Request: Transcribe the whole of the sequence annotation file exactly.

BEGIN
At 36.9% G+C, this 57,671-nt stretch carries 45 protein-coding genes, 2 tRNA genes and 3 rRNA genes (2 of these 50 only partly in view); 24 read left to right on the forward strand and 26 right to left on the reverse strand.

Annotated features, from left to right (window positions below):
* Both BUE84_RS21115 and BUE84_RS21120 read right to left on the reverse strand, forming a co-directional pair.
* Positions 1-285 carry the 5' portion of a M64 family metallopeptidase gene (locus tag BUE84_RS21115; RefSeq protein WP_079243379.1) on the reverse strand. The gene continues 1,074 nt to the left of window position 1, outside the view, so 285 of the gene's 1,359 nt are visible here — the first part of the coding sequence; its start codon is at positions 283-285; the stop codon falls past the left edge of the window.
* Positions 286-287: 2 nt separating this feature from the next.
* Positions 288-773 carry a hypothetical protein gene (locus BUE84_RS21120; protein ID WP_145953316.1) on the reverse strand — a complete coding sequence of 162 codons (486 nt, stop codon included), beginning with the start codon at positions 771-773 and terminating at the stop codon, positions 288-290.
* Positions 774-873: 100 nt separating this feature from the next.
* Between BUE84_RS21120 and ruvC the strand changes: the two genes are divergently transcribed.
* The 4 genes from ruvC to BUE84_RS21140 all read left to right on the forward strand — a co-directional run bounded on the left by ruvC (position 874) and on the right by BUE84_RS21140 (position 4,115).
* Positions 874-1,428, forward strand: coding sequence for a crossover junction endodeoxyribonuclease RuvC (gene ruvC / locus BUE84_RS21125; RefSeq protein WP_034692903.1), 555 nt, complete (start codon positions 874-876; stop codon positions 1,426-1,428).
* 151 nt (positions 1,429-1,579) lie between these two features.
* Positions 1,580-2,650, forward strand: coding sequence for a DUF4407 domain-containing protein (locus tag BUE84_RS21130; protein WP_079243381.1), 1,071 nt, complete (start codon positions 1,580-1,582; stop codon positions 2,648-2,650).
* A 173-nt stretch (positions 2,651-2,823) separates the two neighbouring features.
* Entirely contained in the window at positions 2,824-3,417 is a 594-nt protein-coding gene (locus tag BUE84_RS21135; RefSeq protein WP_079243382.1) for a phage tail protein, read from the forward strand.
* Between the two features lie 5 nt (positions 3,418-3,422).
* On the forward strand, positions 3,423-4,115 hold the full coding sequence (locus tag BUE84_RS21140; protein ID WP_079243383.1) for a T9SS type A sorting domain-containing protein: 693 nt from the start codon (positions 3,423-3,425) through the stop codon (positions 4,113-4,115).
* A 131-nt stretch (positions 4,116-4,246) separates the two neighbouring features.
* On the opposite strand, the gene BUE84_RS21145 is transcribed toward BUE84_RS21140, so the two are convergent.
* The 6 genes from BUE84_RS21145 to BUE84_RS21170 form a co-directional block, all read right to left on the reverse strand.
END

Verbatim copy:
At 36.9% G+C, this 57,671-nt stretch carries 45 protein-coding genes, 2 tRNA genes and 3 rRNA genes (2 of these 50 only partly in view); 24 read left to right on the forward strand and 26 right to left on the reverse strand.

Annotated features, from left to right (window positions below):
* Both BUE84_RS21115 and BUE84_RS21120 read right to left on the reverse strand, forming a co-directional pair.
* Positions 1-285 carry the 5' portion of a M64 family metallopeptidase gene (locus tag BUE84_RS21115; RefSeq protein WP_079243379.1) on the reverse strand. The gene continues 1,074 nt to the left of window position 1, outside the view, so 285 of the gene's 1,359 nt are visible here — the first part of the coding sequence; its start codon is at positions 283-285; the stop codon falls past the left edge of the window.
* Positions 286-287: 2 nt separating this feature from the next.
* Positions 288-773 carry a hypothetical protein gene (locus BUE84_RS21120; protein ID WP_145953316.1) on the reverse strand — a complete coding sequence of 162 codons (486 nt, stop codon included), beginning with the start codon at positions 771-773 and terminating at the stop codon, positions 288-290.
* Positions 774-873: 100 nt separating this feature from the next.
* Between BUE84_RS21120 and ruvC the strand changes: the two genes are divergently transcribed.
* The 4 genes from ruvC to BUE84_RS21140 all read left to right on the forward strand — a co-directional run bounded on the left by ruvC (position 874) and on the right by BUE84_RS21140 (position 4,115).
* Positions 874-1,428, forward strand: coding sequence for a crossover junction endodeoxyribonuclease RuvC (gene ruvC / locus BUE84_RS21125; RefSeq protein WP_034692903.1), 555 nt, complete (start codon positions 874-876; stop codon positions 1,426-1,428).
* 151 nt (positions 1,429-1,579) lie between these two features.
* Positions 1,580-2,650, forward strand: coding sequence for a DUF4407 domain-containing protein (locus tag BUE84_RS21130; protein WP_079243381.1), 1,071 nt, complete (start codon positions 1,580-1,582; stop codon positions 2,648-2,650).
* A 173-nt stretch (positions 2,651-2,823) separates the two neighbouring features.
* Entirely contained in the window at positions 2,824-3,417 is a 594-nt protein-coding gene (locus tag BUE84_RS21135; RefSeq protein WP_079243382.1) for a phage tail protein, read from the forward strand.
* Between the two features lie 5 nt (positions 3,418-3,422).
* On the forward strand, positions 3,423-4,115 hold the full coding sequence (locus tag BUE84_RS21140; protein ID WP_079243383.1) for a T9SS type A sorting domain-containing protein: 693 nt from the start codon (positions 3,423-3,425) through the stop codon (positions 4,113-4,115).
* A 131-nt stretch (positions 4,116-4,246) separates the two neighbouring features.
* On the opposite strand, the gene BUE84_RS21145 is transcribed toward BUE84_RS21140, so the two are convergent.
* The 6 genes from BUE84_RS21145 to BUE84_RS21170 form a co-directional block, all read right to left on the reverse strand.